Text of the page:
Christopher Schrack’s indie take on backwoods horror is further proof that a well executed good idea does not need millions of dollars behind it in order to entertain. Schrack takes a story we have seen countless times before-a young couple heads out to the woods for a romantic retreat only to find themselves hunted by an unseen threat-and tweaks the formula in a manner that keeps his audience engaged and on the edge of their seats throughout.
Cass and Mark (Liana Werner-Gray and Justin Tully respectively) are out to enjoy a weekend at the secluded lakeside Cass used to enjoy as a little girl. Their idyllic time away is shattered when they hear a cry for help in the wilderness. Torn over whether to seek them out or leave well enough alone, Mark’s good samaritan side kicks in while Cass gives up the ghost early. Separately they encounter a lone fisherman with a suspicious lack of equipment and the town’s sheriff that seems to have questionable motives for patrolling the woods. It comes as no surprise then that later in the night Mark and Cass find themselves attacked by and on the run from an unseen assailant. With their car disabled and their supplies strewn about the campsite, the duo are forced to hideout in order to survive the night.
Again, this is a scenario we’ve seen done countless times in film. If the above summed up the entirety of Backwater, it may not have been enough to sustain interest in the film. However, just at the stage the campsite invasion angle seems to grow stale, Schrack pulls a pair of out of left field turns that provide a jolt of momentum that sustains the rest of the picture. To say more is to give away crucial plot points of Backwater, but trust me when I tell you that the twists are smartly executed and make perfect sense with the information provided in the film’s first act.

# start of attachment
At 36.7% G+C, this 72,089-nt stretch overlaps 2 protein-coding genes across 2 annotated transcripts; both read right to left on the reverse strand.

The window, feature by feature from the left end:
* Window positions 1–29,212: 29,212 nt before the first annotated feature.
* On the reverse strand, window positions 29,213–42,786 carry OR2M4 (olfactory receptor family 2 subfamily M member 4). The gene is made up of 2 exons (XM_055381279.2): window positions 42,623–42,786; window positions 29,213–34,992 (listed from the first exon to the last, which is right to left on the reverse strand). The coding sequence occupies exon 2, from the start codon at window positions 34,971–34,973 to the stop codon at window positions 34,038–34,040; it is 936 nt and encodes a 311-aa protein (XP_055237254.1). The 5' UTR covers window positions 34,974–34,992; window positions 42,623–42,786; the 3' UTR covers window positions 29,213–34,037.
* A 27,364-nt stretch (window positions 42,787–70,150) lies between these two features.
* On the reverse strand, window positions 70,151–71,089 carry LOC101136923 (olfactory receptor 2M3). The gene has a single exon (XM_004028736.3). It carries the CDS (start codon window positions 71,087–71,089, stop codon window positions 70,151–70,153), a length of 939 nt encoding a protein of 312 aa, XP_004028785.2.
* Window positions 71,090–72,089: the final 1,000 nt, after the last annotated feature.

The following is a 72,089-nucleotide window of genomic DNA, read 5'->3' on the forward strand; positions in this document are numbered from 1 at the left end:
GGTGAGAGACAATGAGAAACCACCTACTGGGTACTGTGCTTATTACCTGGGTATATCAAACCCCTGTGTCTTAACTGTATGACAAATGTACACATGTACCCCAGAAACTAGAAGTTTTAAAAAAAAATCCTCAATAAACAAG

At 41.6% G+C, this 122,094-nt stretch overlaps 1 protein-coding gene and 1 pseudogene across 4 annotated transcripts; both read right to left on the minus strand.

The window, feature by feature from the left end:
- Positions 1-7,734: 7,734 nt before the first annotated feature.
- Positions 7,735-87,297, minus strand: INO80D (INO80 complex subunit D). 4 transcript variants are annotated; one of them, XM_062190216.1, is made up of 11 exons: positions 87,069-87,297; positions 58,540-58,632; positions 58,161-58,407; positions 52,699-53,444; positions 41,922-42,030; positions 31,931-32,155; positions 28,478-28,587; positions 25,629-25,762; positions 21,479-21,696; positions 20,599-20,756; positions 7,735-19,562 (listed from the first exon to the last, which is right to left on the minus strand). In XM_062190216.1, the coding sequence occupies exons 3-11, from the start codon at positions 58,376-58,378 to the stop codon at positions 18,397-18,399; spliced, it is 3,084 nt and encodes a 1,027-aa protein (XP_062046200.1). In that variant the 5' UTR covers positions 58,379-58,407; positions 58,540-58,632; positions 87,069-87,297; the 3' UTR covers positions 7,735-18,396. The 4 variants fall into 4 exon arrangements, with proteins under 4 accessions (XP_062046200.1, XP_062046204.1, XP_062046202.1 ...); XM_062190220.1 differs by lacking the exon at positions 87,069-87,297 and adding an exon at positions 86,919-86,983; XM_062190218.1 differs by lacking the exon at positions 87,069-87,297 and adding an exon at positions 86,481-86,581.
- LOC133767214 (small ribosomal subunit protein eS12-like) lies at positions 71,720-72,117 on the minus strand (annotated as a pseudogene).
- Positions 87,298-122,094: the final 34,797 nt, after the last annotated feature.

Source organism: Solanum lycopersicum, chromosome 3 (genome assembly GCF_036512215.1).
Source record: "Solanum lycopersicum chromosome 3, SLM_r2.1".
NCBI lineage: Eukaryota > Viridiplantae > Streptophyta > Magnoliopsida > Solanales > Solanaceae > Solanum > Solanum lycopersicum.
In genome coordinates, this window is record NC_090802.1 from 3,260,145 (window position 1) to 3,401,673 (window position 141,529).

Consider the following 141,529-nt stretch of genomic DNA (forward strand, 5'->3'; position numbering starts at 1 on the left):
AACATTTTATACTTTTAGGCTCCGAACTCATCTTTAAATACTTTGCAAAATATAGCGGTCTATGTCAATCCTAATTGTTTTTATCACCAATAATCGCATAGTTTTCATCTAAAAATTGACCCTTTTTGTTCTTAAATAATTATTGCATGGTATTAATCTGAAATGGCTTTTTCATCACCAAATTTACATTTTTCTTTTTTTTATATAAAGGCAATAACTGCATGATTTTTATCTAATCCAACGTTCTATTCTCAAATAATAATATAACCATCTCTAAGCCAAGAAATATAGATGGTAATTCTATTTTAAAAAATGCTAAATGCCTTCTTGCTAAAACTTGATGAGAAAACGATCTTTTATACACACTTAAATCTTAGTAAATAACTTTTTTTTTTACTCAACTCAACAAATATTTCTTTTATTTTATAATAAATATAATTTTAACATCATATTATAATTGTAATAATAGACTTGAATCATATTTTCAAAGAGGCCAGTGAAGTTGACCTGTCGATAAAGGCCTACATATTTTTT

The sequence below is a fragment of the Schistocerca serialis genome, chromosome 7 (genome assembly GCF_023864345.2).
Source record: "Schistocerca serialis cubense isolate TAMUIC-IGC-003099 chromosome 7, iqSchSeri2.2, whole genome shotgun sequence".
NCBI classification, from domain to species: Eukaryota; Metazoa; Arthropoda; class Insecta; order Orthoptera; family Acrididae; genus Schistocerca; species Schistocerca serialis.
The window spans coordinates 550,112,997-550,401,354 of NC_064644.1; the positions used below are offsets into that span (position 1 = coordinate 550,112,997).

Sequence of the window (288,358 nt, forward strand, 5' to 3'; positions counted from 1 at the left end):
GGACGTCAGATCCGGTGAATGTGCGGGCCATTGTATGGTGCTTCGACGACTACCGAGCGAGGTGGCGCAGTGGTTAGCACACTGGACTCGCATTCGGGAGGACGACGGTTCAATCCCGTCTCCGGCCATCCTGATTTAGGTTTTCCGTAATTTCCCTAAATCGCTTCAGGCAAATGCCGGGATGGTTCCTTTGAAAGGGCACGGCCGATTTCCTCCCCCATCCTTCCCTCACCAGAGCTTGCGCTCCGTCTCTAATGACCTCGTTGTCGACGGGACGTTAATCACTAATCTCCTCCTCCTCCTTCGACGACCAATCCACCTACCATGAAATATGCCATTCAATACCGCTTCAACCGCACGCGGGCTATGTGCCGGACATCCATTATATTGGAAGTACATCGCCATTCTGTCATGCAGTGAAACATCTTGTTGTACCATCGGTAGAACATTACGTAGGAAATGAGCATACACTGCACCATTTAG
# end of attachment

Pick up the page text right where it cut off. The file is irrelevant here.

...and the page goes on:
Werner-Gray’s performance as Cass deserves special mention. From the outset she comes off as a cut above your typical horror movie heroine. She’s comparable with Sharni Vinson in You’re Next-smart, capable and better prepared for her environment than her somewhat hapless partner. At the same time Backwater takes turns which call into question Cass’ motives and make it difficult if not impossible to root for her. It’s a testament to Gray’s ability to tap into a very vulnerable side of herself that the audience shouldn’t turn their back on her completely in the run to the end of the film.
Fans of survival horror should seek out Backwater as it makes its way through the festival circuit. While the film has not been picked up for distribution as of yet, it should only be a matter of time before something this smart, tense and cleverly executed finds its way to reach homes everywhere.
Backwatermakes its Boston premiere Saturday November 29that the Somerville Theater